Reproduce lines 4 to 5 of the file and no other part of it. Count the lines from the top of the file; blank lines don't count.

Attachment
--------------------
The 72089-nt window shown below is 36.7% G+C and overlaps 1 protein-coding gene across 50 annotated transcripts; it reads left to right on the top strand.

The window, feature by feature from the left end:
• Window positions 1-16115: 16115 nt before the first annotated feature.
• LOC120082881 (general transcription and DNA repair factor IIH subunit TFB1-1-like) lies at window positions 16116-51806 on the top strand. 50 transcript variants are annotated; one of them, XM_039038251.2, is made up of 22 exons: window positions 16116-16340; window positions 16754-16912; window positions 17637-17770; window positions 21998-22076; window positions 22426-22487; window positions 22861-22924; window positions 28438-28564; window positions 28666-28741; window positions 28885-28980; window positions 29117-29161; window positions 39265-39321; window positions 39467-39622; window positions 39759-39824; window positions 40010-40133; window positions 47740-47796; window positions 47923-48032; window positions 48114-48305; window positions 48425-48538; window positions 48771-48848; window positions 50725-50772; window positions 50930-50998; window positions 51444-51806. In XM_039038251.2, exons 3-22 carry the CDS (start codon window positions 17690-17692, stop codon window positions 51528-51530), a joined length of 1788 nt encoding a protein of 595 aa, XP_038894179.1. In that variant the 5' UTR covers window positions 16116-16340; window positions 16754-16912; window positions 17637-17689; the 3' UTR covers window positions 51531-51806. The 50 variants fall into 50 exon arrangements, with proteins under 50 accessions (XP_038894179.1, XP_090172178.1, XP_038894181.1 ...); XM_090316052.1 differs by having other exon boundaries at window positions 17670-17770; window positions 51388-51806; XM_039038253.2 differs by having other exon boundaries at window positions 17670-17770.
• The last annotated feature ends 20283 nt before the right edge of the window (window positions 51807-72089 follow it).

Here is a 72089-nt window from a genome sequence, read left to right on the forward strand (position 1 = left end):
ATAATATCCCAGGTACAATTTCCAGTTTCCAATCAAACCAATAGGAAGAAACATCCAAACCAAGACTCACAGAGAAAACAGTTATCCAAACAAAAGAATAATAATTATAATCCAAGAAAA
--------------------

• LOC120082881 (general transcription and DNA repair factor IIH subunit TFB1-1-like) lies at window positions 16116-51806 on the top strand. 50 transcript variants are annotated; one of them, XM_039038251.2, is made up of 22 exons: window positions 16116-16340; window positions 16754-16912; window positions 17637-17770; window positions 21998-22076; window positions 22426-22487; window positions 22861-22924; window positions 28438-28564; window positions 28666-28741; window positions 28885-28980; window positions 29117-29161; window positions 39265-39321; window positions 39467-39622; window positions 39759-39824; window positions 40010-40133; window positions 47740-47796; window positions 47923-48032; window positions 48114-48305; window positions 48425-48538; window positions 48771-48848; window positions 50725-50772; window positions 50930-50998; window positions 51444-51806. In XM_039038251.2, exons 3-22 carry the CDS (start codon window positions 17690-17692, stop codon window positions 51528-51530), a joined length of 1788 nt encoding a protein of 595 aa, XP_038894179.1. In that variant the 5' UTR covers window positions 16116-16340; window positions 16754-16912; window positions 17637-17689; the 3' UTR covers window positions 51531-51806. The 50 variants fall into 50 exon arrangements, with proteins under 50 accessions (XP_038894179.1, XP_090172178.1, XP_038894181.1 ...); XM_090316052.1 differs by having other exon boundaries at window positions 17670-17770; window positions 51388-51806; XM_039038253.2 differs by having other exon boundaries at window positions 17670-17770.
• The last annotated feature ends 20283 nt before the right edge of the window (window positions 51807-72089 follow it).